global [work] - Roger & die Cybraceros
global [work] - Roger & the Cybraceros
Michael Moore highlights in his brilliantly humouristic documentary film the demise of the car producing town of Flint after General Motors transferred its central factory from there to Mexico. The equally comic but hopeless efforts of the town to make something valuable out of the deserted industrial centre in the sense of the modern entertainment business with a luxury hotel, a shopping mall and finally a “Car World” don’t only remind us of certain similar projects in Germany, but also of the bizarre attempts to retrain the long-term unemployed to become IT geniuses.
It remains questionable, however, whether his precise description of the situation on location really deals with the complexity of global problems (as the medium of film finds it difficult anyway, to illustrate the more and more immaterial becoming economic and working processes; see also Baumgärtel 1). Thus it would certainly be worth discussing, whether the job positions aren’t actually more necessary in poor Mexico than in the over-wealthy USA. The manager “Roger” who he challenges to a media duell in the way of the American pioneer times, as if he were the only responsible villain, is ultimately subject to the same market laws as the workers who are made redundant by him; whereas in the age of speculation, the real relevance of a change of location hardly seems to play a role any more, in contrast to the strong effect it has on the extremely nervous investor’s mentality. “Why Cybraceros?” develops a fundamentally different view of the problematic of globalisation; not the almighty economic tycoons, who can easily be condemned like politicians, but rather the American society as a whole is held responsible by Alex Rivera. Its schizophrenic desire for cheap workers to carry out non-rationalisable dirty work and at the same time its aggressive defence of ethnic homogeneity is a phenomena, also too well-known in Germany.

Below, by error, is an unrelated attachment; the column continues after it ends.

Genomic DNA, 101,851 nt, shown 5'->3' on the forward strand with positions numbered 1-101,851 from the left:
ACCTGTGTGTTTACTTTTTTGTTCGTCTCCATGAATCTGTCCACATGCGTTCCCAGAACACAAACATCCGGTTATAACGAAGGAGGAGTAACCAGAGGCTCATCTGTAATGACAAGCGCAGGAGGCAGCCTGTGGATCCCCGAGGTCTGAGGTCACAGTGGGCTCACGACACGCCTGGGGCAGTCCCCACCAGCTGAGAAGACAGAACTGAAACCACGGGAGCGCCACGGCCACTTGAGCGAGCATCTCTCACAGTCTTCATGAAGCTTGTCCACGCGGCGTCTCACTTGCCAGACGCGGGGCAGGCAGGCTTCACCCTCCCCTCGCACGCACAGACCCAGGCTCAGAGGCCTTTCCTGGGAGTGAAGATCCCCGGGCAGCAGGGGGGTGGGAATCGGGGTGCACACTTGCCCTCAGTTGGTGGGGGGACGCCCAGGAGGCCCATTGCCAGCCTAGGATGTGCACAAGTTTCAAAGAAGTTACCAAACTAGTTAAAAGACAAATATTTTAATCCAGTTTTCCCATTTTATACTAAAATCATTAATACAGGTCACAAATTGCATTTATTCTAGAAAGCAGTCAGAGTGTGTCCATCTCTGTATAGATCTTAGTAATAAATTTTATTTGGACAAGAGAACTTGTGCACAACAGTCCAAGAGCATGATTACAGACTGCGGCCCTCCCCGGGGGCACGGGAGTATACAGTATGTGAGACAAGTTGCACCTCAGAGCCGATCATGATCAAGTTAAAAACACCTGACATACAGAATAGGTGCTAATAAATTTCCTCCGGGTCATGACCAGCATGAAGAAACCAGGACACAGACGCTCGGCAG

1 Baumgärtel, Tilman: “You’ve just been erased!” in: catalogue Sub Fiction, volume 2. Werkleitz 1998